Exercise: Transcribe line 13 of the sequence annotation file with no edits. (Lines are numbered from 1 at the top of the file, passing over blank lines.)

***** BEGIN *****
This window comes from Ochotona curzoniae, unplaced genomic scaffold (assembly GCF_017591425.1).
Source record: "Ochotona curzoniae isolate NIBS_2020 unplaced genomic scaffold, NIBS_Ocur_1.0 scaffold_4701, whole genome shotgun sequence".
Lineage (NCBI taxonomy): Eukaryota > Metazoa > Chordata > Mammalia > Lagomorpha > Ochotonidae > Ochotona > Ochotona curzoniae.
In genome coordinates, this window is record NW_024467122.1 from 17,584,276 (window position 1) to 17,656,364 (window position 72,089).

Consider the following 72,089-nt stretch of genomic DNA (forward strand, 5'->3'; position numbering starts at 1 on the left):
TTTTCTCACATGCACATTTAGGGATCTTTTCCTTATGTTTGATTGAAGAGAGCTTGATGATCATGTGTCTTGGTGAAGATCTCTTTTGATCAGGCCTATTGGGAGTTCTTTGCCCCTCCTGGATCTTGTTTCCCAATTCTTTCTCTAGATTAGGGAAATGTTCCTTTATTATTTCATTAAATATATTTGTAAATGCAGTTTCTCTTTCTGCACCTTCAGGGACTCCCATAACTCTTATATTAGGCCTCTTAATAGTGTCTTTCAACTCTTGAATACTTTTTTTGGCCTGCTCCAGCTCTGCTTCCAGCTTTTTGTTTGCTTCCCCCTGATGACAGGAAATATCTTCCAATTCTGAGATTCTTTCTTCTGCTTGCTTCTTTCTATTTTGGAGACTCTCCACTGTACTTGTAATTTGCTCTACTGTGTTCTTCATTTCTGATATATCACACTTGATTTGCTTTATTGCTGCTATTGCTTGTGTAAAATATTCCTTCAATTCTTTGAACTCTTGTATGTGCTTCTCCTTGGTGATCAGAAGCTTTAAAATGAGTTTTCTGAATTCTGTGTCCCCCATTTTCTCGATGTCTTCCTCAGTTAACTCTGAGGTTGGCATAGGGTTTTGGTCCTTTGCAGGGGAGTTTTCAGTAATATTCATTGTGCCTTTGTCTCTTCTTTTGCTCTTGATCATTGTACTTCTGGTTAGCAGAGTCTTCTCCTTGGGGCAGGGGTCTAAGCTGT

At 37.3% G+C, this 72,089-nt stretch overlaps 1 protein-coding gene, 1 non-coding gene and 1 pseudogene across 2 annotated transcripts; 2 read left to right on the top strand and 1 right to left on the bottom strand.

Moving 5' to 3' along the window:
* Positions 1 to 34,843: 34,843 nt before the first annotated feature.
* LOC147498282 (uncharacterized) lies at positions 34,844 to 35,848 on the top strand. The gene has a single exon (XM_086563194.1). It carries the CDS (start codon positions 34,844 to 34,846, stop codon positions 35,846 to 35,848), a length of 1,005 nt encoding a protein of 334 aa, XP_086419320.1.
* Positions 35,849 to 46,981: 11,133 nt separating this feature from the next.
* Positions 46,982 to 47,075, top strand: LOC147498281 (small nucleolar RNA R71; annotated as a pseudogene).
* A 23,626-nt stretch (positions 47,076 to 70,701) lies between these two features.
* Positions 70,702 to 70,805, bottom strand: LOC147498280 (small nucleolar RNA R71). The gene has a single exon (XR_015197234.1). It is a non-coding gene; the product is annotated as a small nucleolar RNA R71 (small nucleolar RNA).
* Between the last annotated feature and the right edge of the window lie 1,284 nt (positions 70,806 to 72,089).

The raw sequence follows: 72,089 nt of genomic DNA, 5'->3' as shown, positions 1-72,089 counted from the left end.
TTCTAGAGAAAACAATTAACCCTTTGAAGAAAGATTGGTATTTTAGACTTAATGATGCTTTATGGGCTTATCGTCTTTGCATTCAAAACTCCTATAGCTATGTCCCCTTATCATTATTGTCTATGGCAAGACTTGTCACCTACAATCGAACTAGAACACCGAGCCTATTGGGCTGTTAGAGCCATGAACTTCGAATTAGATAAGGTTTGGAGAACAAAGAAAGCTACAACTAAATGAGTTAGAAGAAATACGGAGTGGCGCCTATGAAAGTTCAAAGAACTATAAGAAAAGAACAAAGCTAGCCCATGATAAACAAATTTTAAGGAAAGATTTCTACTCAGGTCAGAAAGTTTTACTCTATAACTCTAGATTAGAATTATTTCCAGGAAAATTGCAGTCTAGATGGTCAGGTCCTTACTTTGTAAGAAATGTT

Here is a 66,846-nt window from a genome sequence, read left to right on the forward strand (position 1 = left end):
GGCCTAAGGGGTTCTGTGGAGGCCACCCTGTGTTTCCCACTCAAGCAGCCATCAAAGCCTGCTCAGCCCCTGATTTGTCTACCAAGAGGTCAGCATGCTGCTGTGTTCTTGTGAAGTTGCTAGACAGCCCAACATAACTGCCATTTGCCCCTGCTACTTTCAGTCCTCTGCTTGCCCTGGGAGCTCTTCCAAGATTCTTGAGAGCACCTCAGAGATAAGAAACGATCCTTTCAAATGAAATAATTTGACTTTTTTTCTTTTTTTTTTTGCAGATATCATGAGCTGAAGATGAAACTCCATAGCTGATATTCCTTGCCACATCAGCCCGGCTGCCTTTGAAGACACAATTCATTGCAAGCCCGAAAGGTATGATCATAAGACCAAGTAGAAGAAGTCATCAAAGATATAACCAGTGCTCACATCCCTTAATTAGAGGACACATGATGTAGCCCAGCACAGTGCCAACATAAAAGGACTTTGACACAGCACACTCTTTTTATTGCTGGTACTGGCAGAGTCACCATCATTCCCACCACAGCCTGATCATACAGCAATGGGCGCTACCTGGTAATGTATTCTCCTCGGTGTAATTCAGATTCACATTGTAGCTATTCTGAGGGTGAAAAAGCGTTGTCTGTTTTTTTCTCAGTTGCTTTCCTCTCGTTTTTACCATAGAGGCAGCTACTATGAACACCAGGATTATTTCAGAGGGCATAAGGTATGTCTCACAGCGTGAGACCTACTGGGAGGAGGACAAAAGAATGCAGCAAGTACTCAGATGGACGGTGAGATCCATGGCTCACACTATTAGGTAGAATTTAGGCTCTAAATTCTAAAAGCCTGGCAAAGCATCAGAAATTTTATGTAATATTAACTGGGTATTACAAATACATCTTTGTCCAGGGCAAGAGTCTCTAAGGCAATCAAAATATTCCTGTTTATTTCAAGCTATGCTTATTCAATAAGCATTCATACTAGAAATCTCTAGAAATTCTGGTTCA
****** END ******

* A 23,626-nt stretch (positions 47,076 to 70,701) lies between these two features.